European Commission proposes to clarify regional food labelling

By Rick Pendrous

- Last updated on GMT

Related tags European union European commission

The European Commission (EC) has launched a proposal to merge and clarify the existing European rules on protecting national and regional foodstuff names. 

It wants to join the rules on Protected Geographical Indications/Protected Designations of Origin (PGI/PDO) with the rules on Traditional Specialities Guaranteed (TSG).

These rules ensure that agricultural foods with PGI/PDO status can only be made from ingredients from a designated region and/or be manufactured and packaged in that region. TSG protects food made in traditional ways or to traditional recipes.

This comes as the Scottish government has launched a consultation to win PGI status for Stornoway black pudding and as the Jersey Milk Marketing Board has lost its claim for PDO status for Jersey butter. Meanwhile, a 10-year strategy plan called 'Food for Wales, food from Wales' is encouraging producers to apply for a protected food name status. Only Welsh beef and lamb have been granted such status, but potential products include Welsh cider, some shellfish and cheeses.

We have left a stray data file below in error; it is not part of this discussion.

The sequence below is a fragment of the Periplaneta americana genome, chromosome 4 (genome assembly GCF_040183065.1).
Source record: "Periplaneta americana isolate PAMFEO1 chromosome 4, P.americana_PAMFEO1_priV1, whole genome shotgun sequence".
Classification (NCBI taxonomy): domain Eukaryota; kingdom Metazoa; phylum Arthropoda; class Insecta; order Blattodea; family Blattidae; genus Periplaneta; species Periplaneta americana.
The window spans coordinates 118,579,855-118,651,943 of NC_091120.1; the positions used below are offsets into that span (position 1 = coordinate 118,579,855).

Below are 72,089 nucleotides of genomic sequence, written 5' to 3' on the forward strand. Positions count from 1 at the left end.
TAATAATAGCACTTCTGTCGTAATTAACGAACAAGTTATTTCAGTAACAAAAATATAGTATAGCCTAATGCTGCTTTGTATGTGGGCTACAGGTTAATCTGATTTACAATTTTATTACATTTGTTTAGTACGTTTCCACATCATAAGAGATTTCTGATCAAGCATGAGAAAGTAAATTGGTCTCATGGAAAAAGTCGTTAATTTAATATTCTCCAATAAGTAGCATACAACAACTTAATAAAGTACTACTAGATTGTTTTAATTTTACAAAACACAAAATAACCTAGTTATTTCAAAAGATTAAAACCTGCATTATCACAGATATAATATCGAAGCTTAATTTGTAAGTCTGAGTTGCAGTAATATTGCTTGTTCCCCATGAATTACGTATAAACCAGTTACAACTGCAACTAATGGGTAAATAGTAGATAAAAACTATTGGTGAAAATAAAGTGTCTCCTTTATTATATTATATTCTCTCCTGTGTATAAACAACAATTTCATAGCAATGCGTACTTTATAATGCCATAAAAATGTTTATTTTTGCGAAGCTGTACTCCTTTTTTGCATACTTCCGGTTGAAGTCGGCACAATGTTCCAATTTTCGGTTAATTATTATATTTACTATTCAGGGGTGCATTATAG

According to Irene Bocchetta, EU protected food names manager at consultancy ADAS, the EC proposal should make no difference to the way PGI/PDO and TSG rules affect UK food manufacturers. "The feeling is that the aim is to make the process more streamlined for the Commission," she said. "But for food producers wanting to apply for designation or protection, it will remain exactly the same."

In a recent judgement on the application for PDO status for Jersey butter, the Department for Environment, Food and Rural Affairs said it did not satisfy European Council rules. There was not enough evidence to show that the environment on Jersey (grass, sea, air) differentiated the milk from Jersey cows in Jersey from that of Jersey cows in other areas of the UK.

Ian Macleod, on behalf of the Stornoway Black Pudding Producers Association, said that PGI status was a priority for "our iconic product" since it protected the consumer from being misled about the provenance and quality of Stornoway black pudding while safeguarding Stornoway's regional food heritage.

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